Oh well, at least the weekend magazine of the newspaper Ha’aretz has published a long interview with the the 73-year-old ex-kibbutznik and elder-statesman of Israeli letters about his life, his politics, his literary influences and his new anthology of stories, Between Friends, set on apocryphal Kibbutz Yikhat. (Why it is so hard to find this level of literary discussion, let alone 5,000 words devoted to a writer, in a Canadian publication is another story…)
In the article, Oz talks about the utopian dreams of the kibbutz founders:
The first ideal of the kibbutz was sharp: to transform human nature instantaneously. Effectively, they [the founders] set out as a youthful camp, in the innocent belief that they would remain 18 and 20 forever. A camp of young people who were liberated from their parents, from all the prohibitions and inhibitions of the Jewish village and Jewish religion − a camp in which everything is permitted, suffused with perpetual ecstasy, and where life is always at a peak. You work, argue, love and dance until your strength runs out. It was childish, of course. In time, it became dulled. And then what came to the fore were the constants of human nature. The vulnerability, the selfishness, the ambition, the materialism and the greed. It was a forlorn dream, imagining that it would be possible to triumph over all those forces, be reborn and create a new human being without the shortcomings of the old one
He discusses why he left Kibbutz Hulda (because of his son’s health), and how his new collection allowed him to reflect on what he left behind, good and bad:
There were a few things I didn’t like about kibbutz life. But I feel the absence of those things that I did like. And in this book I wanted to go back and look at them. Especially at the loneliness in a society where there is (supposedly) no place for loneliness. In a few of the stories a situation is portrayed of “almost touching”: People very nearly touch, but something blocks it. Like in the painting by Michelangelo where finger almost touches finger.
I am very curious about loneliness and grace, or a moment of grace amid loneliness, because that is a description of the human condition. The stories are set on a kibbutz, but they tell about universal situations, about the most basic forces in human existence. About loneliness. About love. About loss. About death. About desire. About forgoing and about longing. In fact, about the simple and profound matters which no person is unfamiliar with.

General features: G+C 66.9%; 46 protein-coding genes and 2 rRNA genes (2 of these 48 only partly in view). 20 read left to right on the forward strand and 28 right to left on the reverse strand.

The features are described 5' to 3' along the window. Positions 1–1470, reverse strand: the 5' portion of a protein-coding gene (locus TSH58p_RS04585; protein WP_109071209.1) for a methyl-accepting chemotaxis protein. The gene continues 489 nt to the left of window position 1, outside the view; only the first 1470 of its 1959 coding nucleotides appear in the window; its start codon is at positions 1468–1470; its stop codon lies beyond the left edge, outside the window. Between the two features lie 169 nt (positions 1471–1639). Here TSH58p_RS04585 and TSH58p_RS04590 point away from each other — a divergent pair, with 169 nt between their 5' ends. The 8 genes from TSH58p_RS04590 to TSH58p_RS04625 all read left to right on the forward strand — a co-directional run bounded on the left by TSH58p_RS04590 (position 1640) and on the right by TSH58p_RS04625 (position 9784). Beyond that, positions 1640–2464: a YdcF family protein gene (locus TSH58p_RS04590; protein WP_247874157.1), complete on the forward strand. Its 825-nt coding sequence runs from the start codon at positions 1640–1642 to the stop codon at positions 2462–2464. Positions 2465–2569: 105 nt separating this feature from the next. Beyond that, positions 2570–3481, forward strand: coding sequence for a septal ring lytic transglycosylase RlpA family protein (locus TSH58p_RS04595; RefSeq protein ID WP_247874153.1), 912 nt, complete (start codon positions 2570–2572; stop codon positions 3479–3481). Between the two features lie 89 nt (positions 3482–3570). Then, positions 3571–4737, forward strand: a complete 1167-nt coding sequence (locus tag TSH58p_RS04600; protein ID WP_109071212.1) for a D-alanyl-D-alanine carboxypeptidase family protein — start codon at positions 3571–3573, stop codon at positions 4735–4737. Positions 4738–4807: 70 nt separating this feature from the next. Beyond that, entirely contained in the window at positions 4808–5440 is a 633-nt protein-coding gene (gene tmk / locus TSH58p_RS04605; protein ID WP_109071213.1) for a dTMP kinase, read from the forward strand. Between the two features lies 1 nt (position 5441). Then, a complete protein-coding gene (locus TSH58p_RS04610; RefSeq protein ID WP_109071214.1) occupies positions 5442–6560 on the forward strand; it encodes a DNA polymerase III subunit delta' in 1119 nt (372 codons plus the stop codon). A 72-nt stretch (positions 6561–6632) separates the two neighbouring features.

He explains how curiosity can make us more “moral”—that, in effect, literature’s ethical function isn’t necessarily to teach us lessons but to let us see the world through another’s eyes:
I think a person who is curious is slightly more moral than one who is not curious, because sometimes he enters into the skin of another. I think a curious person is even a better lover than one who is not curious. Even my political approach to the Palestinian question, for example, sprang from curiosity. I am not a Middle East expert or a historian or a strategist. I simply asked myself, at a very young age, what it would be like if I were one of them.
He admits he still has no regrets about living (and leaving) on a kibbutz. Writers will be especially interested to hear Oz discuss how communal life offered the ideal milieu to develop his literary ear and eye:
I do not regret it for a second. I regret a few of the experiences my children underwent on kibbutz. There were some hard bits, but I left Hulda without anger. For me, the kibbutz was an ultimate university of human nature. I spent 30 years with 300 people in intimate proximity. I saw everything − them and their lives − and knew their secrets. If I’d spent 30 years in Tel Aviv, or New York, I would not have had the slightest chance of becoming so intimately acquainted with 300 souls. The price was that they knew more about me than I would have wanted them to know. But that’s a fair price. In terms of my writing, I learned much of what I know about human nature on kibbutz.
And I love his metaphor for how he has come, if not exactly to praise the kibbutz, then definitely not (like so many critics in recent years) to slay this once-legendary institution:
Unlike others, I am no longer slaughtering sacred cows. There was a time when I did. Not today. Besides which, in every cowshed there is one sick old cow left, surrounded by a herd of exultant, gung-ho slaughterers. I am almost always on the side of the cow. It’s not that I don’t know what a foul smell that cow gives off. And it’s not that I worship it. But between the cow and the slaughterers who gather around − I prefer the cow. I am talking about Zionism, the kibbutz and the labor movement.